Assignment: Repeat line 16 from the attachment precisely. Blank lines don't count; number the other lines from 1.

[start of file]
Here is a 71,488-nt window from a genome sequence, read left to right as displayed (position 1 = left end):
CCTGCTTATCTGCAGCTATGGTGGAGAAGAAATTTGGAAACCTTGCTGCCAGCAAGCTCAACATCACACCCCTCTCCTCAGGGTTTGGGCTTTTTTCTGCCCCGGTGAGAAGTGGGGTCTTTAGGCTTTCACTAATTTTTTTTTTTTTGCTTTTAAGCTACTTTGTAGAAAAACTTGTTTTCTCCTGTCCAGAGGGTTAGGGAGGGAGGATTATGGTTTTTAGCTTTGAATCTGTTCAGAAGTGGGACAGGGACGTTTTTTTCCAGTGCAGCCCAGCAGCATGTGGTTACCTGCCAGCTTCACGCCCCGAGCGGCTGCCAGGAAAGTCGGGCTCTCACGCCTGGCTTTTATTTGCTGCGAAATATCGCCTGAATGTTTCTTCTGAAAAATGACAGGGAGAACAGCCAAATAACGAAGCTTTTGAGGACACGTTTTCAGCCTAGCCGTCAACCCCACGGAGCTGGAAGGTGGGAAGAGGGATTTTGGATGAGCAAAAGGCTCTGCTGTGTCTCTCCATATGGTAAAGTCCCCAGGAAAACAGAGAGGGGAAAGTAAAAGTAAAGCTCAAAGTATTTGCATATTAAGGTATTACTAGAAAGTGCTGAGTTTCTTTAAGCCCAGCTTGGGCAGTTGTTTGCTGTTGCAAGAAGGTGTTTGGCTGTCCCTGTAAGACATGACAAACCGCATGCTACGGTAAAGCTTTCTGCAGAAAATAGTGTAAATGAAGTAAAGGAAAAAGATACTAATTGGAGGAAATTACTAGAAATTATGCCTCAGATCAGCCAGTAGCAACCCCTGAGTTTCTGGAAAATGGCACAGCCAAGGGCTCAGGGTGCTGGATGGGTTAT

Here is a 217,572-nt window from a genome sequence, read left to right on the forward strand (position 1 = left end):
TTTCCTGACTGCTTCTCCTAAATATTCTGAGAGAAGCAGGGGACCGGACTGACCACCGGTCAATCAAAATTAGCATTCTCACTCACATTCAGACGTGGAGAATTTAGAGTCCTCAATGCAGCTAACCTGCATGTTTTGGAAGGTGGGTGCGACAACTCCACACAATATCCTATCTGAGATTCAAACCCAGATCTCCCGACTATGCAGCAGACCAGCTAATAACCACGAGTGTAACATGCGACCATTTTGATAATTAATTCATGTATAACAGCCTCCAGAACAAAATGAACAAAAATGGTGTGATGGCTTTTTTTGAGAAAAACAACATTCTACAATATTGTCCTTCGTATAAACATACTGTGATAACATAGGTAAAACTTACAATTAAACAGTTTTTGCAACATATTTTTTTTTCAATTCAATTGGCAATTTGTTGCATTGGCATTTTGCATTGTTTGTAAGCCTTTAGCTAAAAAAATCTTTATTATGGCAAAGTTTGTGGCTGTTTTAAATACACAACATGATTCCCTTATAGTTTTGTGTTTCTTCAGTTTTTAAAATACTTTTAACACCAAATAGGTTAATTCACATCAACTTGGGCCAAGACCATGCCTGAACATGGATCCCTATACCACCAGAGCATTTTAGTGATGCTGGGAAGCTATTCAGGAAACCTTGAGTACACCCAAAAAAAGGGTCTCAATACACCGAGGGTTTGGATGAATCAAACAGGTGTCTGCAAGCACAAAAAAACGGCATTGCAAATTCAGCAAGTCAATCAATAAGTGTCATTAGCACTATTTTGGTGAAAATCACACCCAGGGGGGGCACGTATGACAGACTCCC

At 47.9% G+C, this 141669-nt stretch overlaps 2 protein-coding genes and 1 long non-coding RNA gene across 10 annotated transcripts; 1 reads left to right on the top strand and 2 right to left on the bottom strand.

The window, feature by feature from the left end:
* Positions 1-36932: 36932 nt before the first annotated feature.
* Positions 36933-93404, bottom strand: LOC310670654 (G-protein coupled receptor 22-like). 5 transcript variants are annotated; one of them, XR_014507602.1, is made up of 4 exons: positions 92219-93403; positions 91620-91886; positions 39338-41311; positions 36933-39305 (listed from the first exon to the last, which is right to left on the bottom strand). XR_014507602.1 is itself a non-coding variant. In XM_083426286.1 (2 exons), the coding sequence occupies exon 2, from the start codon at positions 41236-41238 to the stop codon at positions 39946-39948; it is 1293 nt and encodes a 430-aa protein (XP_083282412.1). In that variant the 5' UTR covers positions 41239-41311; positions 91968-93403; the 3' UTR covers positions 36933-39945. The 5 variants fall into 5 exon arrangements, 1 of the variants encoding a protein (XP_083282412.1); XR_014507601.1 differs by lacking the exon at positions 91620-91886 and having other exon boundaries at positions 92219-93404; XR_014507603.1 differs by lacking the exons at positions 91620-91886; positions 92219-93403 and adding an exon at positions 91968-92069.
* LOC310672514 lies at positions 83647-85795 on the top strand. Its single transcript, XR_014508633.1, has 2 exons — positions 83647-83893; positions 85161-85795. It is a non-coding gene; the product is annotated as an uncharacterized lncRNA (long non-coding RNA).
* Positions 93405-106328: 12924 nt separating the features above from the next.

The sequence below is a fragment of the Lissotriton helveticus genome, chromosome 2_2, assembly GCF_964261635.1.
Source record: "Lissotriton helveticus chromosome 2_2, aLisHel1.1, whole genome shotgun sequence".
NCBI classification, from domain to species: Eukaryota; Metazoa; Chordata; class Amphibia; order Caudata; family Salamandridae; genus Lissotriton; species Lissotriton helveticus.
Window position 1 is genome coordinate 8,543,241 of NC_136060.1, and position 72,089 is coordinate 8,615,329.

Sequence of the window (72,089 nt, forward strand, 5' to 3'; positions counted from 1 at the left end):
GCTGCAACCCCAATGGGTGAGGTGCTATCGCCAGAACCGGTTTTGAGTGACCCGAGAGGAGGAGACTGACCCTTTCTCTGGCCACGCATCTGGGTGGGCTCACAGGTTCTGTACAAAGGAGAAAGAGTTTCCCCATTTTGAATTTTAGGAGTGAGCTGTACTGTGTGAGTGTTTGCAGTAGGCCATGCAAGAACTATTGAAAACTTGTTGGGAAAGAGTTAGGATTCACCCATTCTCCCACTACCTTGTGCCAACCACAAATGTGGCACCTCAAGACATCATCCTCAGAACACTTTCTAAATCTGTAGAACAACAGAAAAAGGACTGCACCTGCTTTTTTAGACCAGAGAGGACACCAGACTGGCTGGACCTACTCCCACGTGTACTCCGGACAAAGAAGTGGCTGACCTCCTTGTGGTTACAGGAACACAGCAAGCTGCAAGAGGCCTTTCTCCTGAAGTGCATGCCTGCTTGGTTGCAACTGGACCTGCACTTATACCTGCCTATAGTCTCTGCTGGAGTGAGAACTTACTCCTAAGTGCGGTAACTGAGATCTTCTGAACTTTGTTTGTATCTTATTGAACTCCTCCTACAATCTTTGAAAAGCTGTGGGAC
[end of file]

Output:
GCTGCAACCCCAATGGGTGAGGTGCTATCGCCAGAACCGGTTTTGAGTGACCCGAGAGGAGGAGACTGACCCTTTCTCTGGCCACGCATCTGGGTGGGCTCACAGGTTCTGTACAAAGGAGAAAGAGTTTCCCCATTTTGAATTTTAGGAGTGAGCTGTACTGTGTGAGTGTTTGCAGTAGGCCATGCAAGAACTATTGAAAACTTGTTGGGAAAGAGTTAGGATTCACCCATTCTCCCACTACCTTGTGCCAACCACAAATGTGGCACCTCAAGACATCATCCTCAGAACACTTTCTAAATCTGTAGAACAACAGAAAAAGGACTGCACCTGCTTTTTTAGACCAGAGAGGACACCAGACTGGCTGGACCTACTCCCACGTGTACTCCGGACAAAGAAGTGGCTGACCTCCTTGTGGTTACAGGAACACAGCAAGCTGCAAGAGGCCTTTCTCCTGAAGTGCATGCCTGCTTGGTTGCAACTGGACCTGCACTTATACCTGCCTATAGTCTCTGCTGGAGTGAGAACTTACTCCTAAGTGCGGTAACTGAGATCTTCTGAACTTTGTTTGTATCTTATTGAACTCCTCCTACAATCTTTGAAAAGCTGTGGGAC